* Static Thrust with thrust propeller: 337 lbs.
* Maximum speed: 26 knots
* Price: $16,732 

NOTE: Compared to the e18, we get 22 kW vs 18 kW, which is wonderful.   However, this motor costs $11,932 more than the e18 and weighs an additional 54 lbs.   For the small amount of extra power, we might consider adding the weight, but the very high price is not worth the extra 4kW of power (though we wish we had it).

Spirit 1.0 Plus

Epropulsion Spirit 1.0 Plus

 * Input Power: 1 kW
* Equivalent Horsepower: 3hp
* Motor Weight: 24 lbs.
* Battery Weight: 19.4 lbs.
* Battery Capacity: 1018 Wh
* Tiller Control
* Run time: 75 min to 4 hours, depending on power usage
* Range: 46.8 nautical miles at 2.3 knots or at full speed, 5.1 knots for 6.4 nautical miles.
* 48 volt (will also run off of our other battery pack).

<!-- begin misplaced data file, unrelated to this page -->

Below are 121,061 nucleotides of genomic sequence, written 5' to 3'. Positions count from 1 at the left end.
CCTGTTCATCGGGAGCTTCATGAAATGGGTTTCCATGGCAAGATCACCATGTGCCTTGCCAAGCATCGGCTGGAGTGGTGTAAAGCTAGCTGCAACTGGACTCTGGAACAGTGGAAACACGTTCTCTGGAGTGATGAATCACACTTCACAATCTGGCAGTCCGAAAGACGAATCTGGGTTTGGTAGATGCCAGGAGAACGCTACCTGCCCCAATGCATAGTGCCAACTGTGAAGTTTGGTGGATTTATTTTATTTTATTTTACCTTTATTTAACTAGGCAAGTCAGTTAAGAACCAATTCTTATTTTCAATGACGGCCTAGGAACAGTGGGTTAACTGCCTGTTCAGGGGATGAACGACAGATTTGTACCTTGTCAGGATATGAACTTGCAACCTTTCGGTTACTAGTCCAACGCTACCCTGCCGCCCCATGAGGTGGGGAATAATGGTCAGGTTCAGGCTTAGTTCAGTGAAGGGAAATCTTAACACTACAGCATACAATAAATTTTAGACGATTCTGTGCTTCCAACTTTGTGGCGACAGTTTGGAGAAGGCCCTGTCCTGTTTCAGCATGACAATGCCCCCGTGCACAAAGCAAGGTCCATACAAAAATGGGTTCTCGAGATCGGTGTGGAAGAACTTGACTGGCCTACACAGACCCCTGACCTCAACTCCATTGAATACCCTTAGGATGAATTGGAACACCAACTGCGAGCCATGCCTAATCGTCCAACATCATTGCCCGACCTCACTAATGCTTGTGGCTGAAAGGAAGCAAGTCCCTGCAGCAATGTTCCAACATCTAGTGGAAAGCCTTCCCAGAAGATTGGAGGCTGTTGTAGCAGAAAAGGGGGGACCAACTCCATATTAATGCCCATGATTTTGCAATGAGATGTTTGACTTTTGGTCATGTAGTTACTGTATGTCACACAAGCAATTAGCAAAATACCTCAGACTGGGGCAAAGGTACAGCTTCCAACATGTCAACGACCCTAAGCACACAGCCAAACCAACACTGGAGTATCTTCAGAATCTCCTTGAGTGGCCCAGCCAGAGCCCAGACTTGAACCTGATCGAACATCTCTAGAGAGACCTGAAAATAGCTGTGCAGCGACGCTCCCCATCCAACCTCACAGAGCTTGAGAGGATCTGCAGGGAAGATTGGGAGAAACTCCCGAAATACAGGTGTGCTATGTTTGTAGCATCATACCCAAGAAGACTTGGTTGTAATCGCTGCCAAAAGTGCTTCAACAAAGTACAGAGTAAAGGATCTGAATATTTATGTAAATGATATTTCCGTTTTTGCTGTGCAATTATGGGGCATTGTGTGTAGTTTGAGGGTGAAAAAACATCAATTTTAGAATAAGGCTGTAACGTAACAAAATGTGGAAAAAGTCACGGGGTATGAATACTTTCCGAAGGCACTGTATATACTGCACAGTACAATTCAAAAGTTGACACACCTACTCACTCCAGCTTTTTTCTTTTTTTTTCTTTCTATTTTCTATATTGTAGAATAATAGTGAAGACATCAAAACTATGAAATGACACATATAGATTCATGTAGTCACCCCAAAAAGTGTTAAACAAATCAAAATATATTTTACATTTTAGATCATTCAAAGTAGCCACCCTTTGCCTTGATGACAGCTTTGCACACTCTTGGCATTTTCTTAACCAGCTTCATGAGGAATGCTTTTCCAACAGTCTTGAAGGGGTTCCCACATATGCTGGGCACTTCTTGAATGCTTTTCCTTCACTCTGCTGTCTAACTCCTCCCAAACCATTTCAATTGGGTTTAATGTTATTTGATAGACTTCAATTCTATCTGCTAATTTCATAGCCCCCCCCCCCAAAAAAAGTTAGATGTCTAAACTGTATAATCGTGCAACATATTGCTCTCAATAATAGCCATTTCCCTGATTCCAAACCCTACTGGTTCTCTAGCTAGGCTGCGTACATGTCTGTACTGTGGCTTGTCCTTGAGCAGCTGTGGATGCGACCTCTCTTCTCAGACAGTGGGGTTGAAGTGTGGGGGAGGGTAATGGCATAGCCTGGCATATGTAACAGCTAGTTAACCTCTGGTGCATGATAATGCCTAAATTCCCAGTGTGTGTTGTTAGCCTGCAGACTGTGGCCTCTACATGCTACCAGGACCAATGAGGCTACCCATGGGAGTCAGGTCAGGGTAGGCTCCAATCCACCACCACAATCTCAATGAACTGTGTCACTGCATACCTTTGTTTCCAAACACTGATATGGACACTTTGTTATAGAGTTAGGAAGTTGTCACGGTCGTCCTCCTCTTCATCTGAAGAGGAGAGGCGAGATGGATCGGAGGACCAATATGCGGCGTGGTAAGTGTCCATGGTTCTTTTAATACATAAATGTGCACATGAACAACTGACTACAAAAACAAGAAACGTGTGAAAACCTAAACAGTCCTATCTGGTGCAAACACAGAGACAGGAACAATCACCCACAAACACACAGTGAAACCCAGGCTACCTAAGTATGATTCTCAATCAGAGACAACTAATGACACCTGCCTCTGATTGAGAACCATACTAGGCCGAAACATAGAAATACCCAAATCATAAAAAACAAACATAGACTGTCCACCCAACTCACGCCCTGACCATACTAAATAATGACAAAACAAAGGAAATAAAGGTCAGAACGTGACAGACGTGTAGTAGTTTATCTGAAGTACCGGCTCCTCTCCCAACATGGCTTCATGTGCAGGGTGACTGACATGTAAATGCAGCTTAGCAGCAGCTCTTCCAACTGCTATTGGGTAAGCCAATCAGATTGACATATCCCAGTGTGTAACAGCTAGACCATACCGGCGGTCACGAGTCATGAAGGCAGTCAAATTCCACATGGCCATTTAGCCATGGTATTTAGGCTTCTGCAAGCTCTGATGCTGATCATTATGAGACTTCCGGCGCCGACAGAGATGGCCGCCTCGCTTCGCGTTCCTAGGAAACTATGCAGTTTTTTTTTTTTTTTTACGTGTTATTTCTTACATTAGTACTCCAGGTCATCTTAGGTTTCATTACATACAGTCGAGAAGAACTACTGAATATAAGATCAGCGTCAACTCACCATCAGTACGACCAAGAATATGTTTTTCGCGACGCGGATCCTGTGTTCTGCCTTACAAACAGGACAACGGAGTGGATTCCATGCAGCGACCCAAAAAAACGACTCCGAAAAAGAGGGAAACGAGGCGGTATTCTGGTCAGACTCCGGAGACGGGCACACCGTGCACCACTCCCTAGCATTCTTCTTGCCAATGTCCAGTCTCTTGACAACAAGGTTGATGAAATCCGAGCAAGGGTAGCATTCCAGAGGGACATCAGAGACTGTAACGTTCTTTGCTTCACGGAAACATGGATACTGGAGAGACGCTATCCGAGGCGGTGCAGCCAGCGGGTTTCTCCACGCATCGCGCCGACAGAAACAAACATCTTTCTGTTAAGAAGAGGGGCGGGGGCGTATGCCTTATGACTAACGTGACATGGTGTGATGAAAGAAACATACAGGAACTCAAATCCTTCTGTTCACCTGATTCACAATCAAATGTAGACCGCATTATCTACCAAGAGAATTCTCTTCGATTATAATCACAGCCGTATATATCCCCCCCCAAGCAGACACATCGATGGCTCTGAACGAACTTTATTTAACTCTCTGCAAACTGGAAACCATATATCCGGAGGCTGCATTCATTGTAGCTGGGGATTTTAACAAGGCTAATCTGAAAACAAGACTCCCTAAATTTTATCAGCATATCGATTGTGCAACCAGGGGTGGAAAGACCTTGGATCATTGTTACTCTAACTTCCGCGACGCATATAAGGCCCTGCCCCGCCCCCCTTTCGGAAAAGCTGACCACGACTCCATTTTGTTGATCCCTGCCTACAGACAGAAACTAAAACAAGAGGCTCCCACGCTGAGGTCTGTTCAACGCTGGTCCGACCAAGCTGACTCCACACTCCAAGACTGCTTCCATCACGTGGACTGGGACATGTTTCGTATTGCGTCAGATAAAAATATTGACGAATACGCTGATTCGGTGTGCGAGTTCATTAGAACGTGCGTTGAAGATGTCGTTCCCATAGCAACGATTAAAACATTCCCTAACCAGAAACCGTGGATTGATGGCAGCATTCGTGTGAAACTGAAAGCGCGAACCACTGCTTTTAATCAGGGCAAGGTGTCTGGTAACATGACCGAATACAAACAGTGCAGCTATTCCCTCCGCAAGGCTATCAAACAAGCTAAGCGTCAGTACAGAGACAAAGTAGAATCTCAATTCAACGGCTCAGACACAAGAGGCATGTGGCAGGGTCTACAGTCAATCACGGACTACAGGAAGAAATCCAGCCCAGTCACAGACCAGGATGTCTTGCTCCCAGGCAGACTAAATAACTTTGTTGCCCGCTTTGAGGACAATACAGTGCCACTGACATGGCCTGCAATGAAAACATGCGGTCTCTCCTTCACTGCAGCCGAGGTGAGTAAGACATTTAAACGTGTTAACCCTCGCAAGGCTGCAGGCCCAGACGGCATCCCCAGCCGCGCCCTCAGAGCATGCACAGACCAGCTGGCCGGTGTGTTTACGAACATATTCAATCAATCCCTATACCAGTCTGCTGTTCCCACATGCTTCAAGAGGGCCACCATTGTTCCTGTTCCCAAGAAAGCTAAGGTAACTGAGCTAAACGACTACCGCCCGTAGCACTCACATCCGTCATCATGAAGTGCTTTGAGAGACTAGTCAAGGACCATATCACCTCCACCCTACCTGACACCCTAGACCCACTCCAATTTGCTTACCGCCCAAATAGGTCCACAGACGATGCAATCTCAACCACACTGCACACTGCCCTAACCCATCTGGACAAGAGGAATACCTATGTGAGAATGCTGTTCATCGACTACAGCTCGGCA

* Price: $2000 

NOTE: The Spirit 1.0 Plus is a backup motor or for use when we want to beach the dinghy.  In that case, we remove the heavy main motor and battery, shedding about 250 lbs, and go with just this small motor. The Spirit is waterproof, so if we get doused by a wave in the surf, that is no problem.  As a backup to the main motor, the Spirit can also be stored under the rear seat, without its attached battery.  Without the attached battery, it only weighs 24 lbs.  In an emergency, the Spirit can be mounted to the transom and plugged into the same battery bank that the main motor uses.  And though the trip might be slow, we can get back to the mothership to make repairs to the other motor.

Our conclusion on outboards